Friday, July 09, 2004
Alive: the reflection paper part V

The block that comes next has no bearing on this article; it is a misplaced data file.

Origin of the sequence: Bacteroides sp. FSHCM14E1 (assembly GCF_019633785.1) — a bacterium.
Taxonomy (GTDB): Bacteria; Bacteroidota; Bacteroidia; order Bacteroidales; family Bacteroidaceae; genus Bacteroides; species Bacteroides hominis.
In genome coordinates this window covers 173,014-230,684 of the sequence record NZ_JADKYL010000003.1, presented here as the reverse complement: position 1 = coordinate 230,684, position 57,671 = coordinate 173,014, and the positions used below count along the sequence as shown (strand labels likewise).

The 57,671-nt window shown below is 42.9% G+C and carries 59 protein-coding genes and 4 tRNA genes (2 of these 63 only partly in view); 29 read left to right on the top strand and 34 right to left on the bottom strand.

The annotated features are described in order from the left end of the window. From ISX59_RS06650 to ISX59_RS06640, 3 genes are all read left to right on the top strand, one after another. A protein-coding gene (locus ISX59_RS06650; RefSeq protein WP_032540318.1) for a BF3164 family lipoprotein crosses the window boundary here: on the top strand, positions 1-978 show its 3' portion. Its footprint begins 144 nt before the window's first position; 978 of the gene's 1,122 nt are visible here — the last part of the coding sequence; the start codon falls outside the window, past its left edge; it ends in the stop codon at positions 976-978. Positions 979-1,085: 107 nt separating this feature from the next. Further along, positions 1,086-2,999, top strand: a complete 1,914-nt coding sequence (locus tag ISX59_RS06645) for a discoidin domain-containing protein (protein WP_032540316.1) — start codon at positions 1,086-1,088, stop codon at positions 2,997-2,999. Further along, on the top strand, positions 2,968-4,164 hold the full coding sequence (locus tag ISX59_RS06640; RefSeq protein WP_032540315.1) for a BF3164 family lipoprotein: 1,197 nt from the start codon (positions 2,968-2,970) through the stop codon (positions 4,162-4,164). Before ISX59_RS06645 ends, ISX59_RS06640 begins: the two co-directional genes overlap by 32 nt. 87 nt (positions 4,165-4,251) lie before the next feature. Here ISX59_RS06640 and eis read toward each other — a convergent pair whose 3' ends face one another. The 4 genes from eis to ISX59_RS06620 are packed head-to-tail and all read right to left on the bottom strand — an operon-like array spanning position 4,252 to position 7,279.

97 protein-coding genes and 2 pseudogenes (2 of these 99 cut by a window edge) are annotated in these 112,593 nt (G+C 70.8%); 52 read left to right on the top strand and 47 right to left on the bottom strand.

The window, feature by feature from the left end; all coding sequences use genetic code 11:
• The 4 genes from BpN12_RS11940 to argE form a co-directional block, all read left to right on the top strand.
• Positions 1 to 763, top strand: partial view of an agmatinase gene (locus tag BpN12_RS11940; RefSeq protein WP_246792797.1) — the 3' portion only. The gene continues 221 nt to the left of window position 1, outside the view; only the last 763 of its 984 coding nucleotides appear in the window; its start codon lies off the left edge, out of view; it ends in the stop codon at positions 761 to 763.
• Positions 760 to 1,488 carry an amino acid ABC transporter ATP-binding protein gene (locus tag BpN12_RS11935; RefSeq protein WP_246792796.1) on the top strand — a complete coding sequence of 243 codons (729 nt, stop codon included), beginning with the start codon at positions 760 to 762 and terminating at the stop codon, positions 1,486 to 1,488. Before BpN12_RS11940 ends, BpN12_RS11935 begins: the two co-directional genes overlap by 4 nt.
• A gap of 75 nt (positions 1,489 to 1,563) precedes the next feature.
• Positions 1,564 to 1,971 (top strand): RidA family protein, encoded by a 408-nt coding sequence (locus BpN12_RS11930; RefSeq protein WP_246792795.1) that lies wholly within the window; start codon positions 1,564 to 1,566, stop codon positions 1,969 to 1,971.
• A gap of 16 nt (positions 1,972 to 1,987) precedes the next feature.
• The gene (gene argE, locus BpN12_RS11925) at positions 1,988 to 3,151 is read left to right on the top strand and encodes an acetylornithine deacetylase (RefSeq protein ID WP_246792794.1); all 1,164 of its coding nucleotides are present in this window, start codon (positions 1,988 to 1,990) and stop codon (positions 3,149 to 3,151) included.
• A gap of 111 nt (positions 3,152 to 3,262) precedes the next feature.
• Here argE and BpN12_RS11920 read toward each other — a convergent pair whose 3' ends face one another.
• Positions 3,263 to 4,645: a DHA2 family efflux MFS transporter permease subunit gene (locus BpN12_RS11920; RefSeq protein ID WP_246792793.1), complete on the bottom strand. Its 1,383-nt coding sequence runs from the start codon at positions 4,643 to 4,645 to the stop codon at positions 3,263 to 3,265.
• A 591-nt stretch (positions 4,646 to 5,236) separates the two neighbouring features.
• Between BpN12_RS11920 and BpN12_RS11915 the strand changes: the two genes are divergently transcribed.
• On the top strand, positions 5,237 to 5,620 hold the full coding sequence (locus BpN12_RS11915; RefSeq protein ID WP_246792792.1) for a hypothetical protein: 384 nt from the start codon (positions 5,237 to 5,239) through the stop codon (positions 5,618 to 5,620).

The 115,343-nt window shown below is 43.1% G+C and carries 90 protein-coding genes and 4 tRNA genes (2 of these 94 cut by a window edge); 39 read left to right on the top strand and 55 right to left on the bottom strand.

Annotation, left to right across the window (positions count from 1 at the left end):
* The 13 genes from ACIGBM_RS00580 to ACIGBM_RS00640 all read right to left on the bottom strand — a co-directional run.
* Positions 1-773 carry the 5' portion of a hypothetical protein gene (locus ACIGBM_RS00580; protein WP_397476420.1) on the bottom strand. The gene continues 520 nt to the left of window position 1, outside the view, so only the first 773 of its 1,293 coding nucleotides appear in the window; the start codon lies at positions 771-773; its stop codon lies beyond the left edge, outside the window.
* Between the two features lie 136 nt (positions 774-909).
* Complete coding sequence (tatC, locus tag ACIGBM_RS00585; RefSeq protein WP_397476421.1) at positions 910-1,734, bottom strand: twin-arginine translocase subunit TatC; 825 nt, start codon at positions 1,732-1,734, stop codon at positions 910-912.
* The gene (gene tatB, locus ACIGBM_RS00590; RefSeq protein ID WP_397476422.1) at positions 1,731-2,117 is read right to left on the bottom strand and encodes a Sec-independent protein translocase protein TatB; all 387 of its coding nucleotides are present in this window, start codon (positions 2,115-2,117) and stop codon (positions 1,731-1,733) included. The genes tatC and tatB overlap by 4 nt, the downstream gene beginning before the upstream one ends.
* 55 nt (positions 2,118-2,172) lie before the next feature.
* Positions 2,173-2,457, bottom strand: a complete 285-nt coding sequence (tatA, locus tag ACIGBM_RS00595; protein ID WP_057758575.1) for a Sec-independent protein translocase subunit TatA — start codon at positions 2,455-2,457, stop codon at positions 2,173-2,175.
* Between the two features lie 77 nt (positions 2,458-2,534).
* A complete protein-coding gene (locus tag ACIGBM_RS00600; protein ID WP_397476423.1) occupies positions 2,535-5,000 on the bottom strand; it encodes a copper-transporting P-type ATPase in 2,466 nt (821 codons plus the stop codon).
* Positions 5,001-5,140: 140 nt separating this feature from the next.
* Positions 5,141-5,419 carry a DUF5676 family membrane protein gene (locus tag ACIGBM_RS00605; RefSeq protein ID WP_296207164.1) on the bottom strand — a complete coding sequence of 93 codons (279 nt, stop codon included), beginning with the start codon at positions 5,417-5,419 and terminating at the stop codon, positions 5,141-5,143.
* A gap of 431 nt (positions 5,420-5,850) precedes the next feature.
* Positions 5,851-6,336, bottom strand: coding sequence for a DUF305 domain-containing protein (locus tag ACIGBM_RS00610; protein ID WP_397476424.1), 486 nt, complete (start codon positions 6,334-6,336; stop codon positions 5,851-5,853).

A big part of our experience was the people we encountered. We had local guides in each country, we met servers, shopkeepers, fellow travelers, and the occasional random person on the street. In the Umayyad Mosque we met some Irani women as the women in our group gathered for a group photo. They asked to be in our picture and to have their photos taken with us. When they discovered where we were from they smiled and giggled. We all shared some sparkling eyes and smiles—a moment of camaraderie and hope. At Crak de Chevaliers I met an American couple who live in the Middle East for business. In Hama I met a couple of men in the street to whom I talked for a few minutes—one was a schoolteacher who spoke about what life was like in this town and who helped me learn a few Arabic words, the other a teenager from Canada whose family was from Hama and who had been forced into this trip by his mom and wasn’t particularly appreciative. In Petra I got asked on a date by one of the dining room staff. I had two marriage proposals in Jordan and two in the Sinai—all four turned down. In Amman I met a shopkeeper who told me his life story and asked that I and my friends would both pray for him and his country and that we would encourage the tourism industry because the economy has been so devastated by conflict in the region. He shared a sad story but our conversation ended with hope for a better time. On the ferry from Aqaba to Nuweiba, we were the only westerners on board. I had been stared at a lot on the trip so far (mainly because of my blonde curly hair) but this was the epitome of staring. I could feel the eyes on me. I didn’t meet any of the people on the ferry because they were mainly men and that seemed inappropriate. It certainly was an experience of the average person, though—the people appeared to be mainly working class, mostly men, with the occasional harried family with lots of antsy children. All people going about their daily life and work in the midst of the things that make our evening news.